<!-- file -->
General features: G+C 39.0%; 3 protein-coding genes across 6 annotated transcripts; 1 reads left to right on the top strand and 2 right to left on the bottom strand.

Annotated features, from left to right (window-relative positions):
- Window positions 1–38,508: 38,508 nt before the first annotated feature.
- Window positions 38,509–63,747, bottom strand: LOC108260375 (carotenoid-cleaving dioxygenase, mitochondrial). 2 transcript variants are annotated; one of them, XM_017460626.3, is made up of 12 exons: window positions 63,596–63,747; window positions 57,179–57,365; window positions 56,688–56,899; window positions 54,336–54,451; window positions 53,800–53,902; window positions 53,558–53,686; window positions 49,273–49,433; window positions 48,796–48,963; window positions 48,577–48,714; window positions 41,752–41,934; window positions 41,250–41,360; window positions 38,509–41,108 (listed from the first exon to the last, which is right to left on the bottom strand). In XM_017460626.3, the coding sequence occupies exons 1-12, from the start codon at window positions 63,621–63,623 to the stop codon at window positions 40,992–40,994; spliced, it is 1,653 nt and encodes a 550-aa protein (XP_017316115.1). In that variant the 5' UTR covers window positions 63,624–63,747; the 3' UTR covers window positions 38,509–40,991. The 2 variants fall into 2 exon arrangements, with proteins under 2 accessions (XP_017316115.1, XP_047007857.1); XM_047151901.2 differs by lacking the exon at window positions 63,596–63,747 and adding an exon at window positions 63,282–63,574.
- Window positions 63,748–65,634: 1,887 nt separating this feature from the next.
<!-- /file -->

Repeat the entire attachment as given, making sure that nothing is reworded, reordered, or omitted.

General features: G+C 39.0%; 3 protein-coding genes across 6 annotated transcripts; 1 reads left to right on the top strand and 2 right to left on the bottom strand.

Annotated features, from left to right (window-relative positions):
- Window positions 1–38,508: 38,508 nt before the first annotated feature.
- Window positions 38,509–63,747, bottom strand: LOC108260375 (carotenoid-cleaving dioxygenase, mitochondrial). 2 transcript variants are annotated; one of them, XM_017460626.3, is made up of 12 exons: window positions 63,596–63,747; window positions 57,179–57,365; window positions 56,688–56,899; window positions 54,336–54,451; window positions 53,800–53,902; window positions 53,558–53,686; window positions 49,273–49,433; window positions 48,796–48,963; window positions 48,577–48,714; window positions 41,752–41,934; window positions 41,250–41,360; window positions 38,509–41,108 (listed from the first exon to the last, which is right to left on the bottom strand). In XM_017460626.3, the coding sequence occupies exons 1-12, from the start codon at window positions 63,621–63,623 to the stop codon at window positions 40,992–40,994; spliced, it is 1,653 nt and encodes a 550-aa protein (XP_017316115.1). In that variant the 5' UTR covers window positions 63,624–63,747; the 3' UTR covers window positions 38,509–40,991. The 2 variants fall into 2 exon arrangements, with proteins under 2 accessions (XP_017316115.1, XP_047007857.1); XM_047151901.2 differs by lacking the exon at window positions 63,596–63,747 and adding an exon at window positions 63,282–63,574.
- Window positions 63,748–65,634: 1,887 nt separating this feature from the next.